Food insecurity is increasingly concentrated in particular regions or groups within countries and thus there is a great need for sub-national information. Household income and expenditure surveys (HIES) obtain information on a variety of specific conditions, experiences and behaviours indicating the severity of the condition (FIVIMS, 2002). The set of food security questions (see Box 3) can be combined into a single overall measure called the food security scale which is a continuous, linear scale measuring the degree of severity of food insecurity experienced by a household. The statistical procedure depends on the number of affirmative responses to the increasingly severe sequence of survey questions which examine three key measures of food insecurity (Smith, 2002):

The household food energy deficiency measure indicates whether a household falls below a certain energy intake requirement by comparing energy availability with a requirement based on age and sex composition (Smith, 2002). The depth of energy deficiency can therefore also be determined.

Dietary diversity, the number of different foods or food groups consumed by a household, is considered to be a good summary measure of diet quality (Hoddinott and Yohannes, 2002). The quality of food is a complex characteristic that determines its safety, nutritional value, acceptability to the consumer and functional properties (FSIEWS, 2001). There is some debate as to whether dietary diversity can be considered as an indicator of food security rather than just dietary quality, but recent work has shown that increased dietary diversity is associated with increased birth weight, child anthropometric status and haemoglobin concentrations (Allen et al., 1991; Bhargava, Bounis and Scrimshaw, 2001; Rao et al., 2001).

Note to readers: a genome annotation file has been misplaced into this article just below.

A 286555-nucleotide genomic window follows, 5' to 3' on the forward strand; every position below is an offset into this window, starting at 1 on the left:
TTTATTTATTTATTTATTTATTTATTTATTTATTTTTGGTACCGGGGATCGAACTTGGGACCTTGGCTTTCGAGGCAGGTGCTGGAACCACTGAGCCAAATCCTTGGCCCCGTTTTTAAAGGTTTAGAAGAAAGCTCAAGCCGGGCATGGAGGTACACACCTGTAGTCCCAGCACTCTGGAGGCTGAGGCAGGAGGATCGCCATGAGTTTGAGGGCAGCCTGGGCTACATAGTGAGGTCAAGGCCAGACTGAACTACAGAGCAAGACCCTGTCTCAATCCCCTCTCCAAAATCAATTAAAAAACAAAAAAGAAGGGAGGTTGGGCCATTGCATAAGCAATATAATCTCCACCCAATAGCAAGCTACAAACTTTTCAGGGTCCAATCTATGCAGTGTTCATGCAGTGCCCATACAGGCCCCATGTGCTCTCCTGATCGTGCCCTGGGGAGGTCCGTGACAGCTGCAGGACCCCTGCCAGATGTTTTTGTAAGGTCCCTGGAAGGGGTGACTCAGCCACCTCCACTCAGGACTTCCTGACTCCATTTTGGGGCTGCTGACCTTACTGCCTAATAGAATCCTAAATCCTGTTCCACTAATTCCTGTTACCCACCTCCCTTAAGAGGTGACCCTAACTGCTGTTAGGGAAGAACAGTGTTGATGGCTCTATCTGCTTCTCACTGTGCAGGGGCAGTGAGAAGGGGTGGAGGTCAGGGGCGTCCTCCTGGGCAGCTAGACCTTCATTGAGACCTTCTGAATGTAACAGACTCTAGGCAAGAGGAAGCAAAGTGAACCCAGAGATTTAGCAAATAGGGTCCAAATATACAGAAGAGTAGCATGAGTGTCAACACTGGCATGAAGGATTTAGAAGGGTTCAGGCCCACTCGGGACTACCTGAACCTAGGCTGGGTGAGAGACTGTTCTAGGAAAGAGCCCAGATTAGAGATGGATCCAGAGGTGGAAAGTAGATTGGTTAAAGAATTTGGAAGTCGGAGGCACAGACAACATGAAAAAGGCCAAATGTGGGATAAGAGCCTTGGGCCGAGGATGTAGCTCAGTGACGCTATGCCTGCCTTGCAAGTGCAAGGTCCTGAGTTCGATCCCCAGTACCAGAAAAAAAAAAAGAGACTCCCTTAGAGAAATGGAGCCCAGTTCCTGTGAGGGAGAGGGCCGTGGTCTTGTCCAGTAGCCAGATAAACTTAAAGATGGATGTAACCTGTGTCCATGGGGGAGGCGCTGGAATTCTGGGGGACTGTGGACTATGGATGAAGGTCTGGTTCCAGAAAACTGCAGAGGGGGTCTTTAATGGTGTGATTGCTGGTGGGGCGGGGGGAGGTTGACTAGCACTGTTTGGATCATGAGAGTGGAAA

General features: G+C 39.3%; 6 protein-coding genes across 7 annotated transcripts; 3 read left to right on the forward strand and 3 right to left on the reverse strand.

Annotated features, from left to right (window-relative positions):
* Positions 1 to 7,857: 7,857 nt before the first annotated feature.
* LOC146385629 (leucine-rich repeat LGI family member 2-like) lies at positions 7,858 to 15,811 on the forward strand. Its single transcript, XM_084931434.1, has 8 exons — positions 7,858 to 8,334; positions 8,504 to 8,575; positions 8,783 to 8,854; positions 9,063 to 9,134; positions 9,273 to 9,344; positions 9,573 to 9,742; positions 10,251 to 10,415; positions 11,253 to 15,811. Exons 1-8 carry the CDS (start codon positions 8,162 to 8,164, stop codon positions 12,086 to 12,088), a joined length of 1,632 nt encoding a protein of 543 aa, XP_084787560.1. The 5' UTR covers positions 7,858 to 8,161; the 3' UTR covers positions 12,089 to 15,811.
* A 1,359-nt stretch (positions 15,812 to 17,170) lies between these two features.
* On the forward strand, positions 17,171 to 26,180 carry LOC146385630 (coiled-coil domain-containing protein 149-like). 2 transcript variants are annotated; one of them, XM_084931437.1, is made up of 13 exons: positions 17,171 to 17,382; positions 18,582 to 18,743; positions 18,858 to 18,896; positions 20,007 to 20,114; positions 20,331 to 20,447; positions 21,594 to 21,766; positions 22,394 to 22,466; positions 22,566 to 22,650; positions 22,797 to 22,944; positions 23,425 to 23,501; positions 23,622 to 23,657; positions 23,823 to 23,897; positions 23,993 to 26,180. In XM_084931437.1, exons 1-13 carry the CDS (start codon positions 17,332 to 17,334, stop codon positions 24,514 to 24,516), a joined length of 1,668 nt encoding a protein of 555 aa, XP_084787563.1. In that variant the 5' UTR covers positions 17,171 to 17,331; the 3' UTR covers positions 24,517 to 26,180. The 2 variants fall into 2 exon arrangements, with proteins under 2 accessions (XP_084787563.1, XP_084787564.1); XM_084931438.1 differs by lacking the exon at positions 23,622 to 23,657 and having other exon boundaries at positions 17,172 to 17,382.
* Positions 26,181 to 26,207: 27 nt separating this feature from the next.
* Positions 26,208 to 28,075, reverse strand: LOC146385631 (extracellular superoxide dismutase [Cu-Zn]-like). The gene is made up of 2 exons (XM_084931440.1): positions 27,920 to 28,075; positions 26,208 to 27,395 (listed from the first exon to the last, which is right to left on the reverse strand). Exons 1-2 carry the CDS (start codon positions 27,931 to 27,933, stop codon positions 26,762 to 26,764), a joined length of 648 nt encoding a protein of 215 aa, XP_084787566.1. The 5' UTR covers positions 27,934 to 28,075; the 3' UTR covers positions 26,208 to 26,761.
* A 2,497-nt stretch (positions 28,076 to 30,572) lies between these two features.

The percentage of a household’s total expenditure on food gives an indication of their vulnerability to food insecurity in the future. In the case of a job loss, natural disaster, disease onset or price policy reform, a household will be particularly at risk if over 70 percent of their income is spent on food (Smith, 2002).

Household income and expenditure surveys (HIES) are a source of policy relevant measures allowing monitoring and targeting of regional or national prevalence of food insecurity. However data collection and computation costs are high in terms of time, financial resources and technical skill required and cannot determine inequalities of access to food between individuals within a household (Smith, 2002). The household is only examined at the time of interview so changes may well occur, and estimates may be biased through systematic non- sampling errors. In addition, social desirability problems may occur when respondents do not want to look bad in front of interviewers (FIVIMS, 2002).